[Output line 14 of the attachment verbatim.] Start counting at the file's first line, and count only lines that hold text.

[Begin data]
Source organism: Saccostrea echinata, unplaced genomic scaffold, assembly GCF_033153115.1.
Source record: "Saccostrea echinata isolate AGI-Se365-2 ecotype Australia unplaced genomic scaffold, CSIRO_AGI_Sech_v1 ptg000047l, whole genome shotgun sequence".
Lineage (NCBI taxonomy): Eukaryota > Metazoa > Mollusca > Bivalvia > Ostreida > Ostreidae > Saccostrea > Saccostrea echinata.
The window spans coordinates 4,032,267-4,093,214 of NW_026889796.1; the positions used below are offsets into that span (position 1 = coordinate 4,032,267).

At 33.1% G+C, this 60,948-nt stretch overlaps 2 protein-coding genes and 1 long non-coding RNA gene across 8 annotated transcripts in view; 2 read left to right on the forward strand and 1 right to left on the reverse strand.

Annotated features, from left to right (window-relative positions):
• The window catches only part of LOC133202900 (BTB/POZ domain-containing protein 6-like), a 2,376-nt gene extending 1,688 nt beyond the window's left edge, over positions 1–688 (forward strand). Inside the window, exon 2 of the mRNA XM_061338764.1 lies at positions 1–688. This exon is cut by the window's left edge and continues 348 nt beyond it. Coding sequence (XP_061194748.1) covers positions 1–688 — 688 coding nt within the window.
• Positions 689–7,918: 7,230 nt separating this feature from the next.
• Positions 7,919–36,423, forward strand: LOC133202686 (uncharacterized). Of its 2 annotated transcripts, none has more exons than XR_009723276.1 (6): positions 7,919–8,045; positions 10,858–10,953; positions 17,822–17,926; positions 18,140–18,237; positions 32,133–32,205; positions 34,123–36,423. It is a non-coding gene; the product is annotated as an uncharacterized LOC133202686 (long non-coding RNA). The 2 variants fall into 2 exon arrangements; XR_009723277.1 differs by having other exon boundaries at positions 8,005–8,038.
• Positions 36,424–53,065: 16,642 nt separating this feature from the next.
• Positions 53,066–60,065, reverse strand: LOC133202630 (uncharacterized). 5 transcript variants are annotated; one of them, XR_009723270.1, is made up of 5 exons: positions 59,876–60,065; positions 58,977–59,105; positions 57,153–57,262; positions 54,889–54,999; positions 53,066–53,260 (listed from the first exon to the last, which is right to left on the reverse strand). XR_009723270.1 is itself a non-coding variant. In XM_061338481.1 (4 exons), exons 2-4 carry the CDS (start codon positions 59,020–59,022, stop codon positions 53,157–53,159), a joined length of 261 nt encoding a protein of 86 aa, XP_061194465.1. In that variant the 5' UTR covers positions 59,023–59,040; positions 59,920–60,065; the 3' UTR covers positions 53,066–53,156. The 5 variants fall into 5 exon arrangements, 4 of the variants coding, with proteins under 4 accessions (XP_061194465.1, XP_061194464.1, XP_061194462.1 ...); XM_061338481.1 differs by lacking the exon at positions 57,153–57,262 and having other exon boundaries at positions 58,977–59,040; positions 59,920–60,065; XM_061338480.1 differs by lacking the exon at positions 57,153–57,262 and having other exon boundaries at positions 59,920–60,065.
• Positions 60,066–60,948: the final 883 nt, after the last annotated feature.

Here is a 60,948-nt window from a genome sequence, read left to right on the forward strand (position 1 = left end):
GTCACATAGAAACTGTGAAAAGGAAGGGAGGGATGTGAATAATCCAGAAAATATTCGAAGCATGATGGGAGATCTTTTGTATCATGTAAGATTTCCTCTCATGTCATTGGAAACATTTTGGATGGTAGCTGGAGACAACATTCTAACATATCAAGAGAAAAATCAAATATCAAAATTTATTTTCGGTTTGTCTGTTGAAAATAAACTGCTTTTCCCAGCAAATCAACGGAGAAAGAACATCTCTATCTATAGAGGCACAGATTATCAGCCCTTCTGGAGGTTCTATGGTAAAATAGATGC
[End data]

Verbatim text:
GTCACATAGAAACTGTGAAAAGGAAGGGAGGGATGTGAATAATCCAGAAAATATTCGAAGCATGATGGGAGATCTTTTGTATCATGTAAGATTTCCTCTCATGTCATTGGAAACATTTTGGATGGTAGCTGGAGACAACATTCTAACATATCAAGAGAAAAATCAAATATCAAAATTTATTTTCGGTTTGTCTGTTGAAAATAAACTGCTTTTCCCAGCAAATCAACGGAGAAAGAACATCTCTATCTATAGAGGCACAGATTATCAGCCCTTCTGGAGGTTCTATGGTAAAATAGATGC